Those who supported the King are described as `royalists' which seems to imply that those who were on the opposing wanted to dispense with the monarchy altogether. Yet I found it very hard to believe that Medieval British people could even conceive their country not having a King.
In another place Beatrice demonstrates her staggeringly advanced knowledge of microbiology and bacterial infection by expecting physicians to use Modern medical techniques that could only arise from this. Yet a few passages later, she is back to binding up wounds with dirty rags or cloths, which amazingly did not become infected.
The ending seemed very neatly 'wrapped up' which I suppose was necessary to make it happy, and satisfying after all Philip and Beatrice had been through. Yet it was also one of the most historically implausible aspects of the work, as it seems rather unlikely that Phillip would have even been legally allowed the woman who had been his half brother's wife, hence his own sister in law, without a dispensation from the Pope. Thus it all seemed a little too easy.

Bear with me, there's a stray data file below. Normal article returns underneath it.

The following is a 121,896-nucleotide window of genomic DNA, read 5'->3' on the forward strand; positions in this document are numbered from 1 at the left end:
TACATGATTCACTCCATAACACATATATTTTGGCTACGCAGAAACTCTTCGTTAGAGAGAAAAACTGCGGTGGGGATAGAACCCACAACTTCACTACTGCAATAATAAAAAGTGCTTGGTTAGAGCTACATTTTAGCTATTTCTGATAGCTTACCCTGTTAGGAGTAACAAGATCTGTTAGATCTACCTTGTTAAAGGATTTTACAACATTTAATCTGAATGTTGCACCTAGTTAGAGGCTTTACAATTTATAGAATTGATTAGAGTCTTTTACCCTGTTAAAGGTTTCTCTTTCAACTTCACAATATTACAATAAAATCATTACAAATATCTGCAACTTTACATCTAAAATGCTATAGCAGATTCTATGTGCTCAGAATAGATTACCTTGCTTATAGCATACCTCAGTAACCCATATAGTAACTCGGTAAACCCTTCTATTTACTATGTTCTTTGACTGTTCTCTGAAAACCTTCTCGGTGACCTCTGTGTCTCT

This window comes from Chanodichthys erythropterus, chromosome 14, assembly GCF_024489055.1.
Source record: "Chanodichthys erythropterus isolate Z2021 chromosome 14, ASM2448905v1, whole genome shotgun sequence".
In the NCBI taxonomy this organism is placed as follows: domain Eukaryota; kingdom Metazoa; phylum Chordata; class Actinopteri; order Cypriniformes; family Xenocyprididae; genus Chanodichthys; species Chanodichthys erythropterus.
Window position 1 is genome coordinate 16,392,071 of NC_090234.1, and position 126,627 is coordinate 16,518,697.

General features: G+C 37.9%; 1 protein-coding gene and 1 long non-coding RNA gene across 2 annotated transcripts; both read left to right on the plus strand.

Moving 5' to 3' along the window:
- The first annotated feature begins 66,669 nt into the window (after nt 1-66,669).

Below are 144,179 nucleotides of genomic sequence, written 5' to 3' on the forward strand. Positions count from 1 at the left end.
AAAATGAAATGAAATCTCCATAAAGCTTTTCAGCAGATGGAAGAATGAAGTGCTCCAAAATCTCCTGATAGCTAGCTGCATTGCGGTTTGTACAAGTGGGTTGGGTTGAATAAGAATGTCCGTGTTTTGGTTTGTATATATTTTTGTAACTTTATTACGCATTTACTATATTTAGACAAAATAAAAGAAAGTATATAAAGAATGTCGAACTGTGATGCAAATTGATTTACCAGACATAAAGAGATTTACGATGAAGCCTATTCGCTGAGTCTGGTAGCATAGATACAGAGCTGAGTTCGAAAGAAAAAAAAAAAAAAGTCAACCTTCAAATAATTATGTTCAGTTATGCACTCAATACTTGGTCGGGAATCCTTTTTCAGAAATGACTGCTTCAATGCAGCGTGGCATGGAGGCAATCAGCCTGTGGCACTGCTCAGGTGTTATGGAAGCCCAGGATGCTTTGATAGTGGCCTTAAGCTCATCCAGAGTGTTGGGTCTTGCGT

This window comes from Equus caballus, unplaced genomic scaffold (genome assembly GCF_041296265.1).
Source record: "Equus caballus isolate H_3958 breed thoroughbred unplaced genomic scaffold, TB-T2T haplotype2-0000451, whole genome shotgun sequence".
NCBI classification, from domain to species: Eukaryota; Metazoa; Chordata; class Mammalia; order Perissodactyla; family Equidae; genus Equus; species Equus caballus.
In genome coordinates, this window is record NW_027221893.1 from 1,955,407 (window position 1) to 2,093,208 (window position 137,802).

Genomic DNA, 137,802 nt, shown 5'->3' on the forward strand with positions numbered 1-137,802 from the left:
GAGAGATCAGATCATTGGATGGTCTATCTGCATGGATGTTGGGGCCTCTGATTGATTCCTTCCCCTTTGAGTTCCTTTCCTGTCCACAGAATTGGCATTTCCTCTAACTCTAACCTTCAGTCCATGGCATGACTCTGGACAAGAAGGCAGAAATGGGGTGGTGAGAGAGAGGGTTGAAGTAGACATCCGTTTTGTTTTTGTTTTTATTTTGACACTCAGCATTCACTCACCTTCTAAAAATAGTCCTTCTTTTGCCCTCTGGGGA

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Review 2 for Mark of the Cross
Overall Rating: 
1 out of 5
1 out of 5

Date:November 5, 2009
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4kidds
It was an interesting story especially if you like that time period but the sensualality and adultery is not what I want or expect in a Christian novel. This one won't go into our church library nor would I recommend it.
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Review 3 for Mark of the Cross
Overall Rating: 
1 out of 5
1 out of 5

Date:April 13, 2009